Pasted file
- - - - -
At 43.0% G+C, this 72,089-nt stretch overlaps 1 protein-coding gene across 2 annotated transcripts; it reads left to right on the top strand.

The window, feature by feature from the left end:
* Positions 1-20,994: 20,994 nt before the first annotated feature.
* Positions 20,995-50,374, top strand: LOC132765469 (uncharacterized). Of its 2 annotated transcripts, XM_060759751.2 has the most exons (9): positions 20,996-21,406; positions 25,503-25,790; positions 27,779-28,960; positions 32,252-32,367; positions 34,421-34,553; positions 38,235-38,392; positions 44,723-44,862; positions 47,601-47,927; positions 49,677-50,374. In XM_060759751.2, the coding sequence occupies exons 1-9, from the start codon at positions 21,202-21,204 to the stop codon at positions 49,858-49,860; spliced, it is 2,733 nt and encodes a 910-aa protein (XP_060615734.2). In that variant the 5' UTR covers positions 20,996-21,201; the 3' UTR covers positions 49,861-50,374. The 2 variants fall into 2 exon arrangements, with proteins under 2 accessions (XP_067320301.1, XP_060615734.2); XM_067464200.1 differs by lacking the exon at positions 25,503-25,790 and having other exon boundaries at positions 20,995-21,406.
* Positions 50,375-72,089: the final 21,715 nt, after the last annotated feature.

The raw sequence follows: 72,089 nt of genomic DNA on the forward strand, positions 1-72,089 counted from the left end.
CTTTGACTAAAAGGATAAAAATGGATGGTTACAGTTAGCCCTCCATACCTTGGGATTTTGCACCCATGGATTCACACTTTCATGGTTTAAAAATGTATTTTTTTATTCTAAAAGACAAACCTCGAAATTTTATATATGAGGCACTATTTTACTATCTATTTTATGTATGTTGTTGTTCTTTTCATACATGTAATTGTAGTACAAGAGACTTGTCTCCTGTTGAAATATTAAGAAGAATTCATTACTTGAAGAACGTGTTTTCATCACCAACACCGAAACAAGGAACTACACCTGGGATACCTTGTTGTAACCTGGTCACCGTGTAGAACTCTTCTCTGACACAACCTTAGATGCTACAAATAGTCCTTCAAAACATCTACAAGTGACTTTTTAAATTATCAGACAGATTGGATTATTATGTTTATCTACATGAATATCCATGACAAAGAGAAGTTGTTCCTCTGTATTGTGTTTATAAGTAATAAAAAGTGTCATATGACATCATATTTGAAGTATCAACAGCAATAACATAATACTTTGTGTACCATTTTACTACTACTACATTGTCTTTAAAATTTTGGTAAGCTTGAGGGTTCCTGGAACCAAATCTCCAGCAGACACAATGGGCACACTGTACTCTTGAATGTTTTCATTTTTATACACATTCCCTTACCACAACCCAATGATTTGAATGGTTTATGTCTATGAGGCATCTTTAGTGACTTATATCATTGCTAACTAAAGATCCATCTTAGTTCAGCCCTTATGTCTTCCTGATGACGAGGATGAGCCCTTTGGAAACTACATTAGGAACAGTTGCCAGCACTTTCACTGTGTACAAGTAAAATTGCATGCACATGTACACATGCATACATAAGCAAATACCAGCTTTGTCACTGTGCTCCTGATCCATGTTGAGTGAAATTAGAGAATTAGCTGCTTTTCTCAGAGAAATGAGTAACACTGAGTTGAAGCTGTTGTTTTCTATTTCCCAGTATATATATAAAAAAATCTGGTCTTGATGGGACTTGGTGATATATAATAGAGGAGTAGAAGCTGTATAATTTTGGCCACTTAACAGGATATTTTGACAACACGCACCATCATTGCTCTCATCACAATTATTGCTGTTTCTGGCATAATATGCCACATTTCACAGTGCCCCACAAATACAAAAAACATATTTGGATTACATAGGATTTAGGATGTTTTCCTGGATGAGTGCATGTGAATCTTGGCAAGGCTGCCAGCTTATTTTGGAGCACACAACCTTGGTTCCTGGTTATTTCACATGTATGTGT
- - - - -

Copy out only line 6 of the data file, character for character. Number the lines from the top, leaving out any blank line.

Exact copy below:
The raw sequence follows: 72,089 nt of genomic DNA on the forward strand, positions 1-72,089 counted from the left end.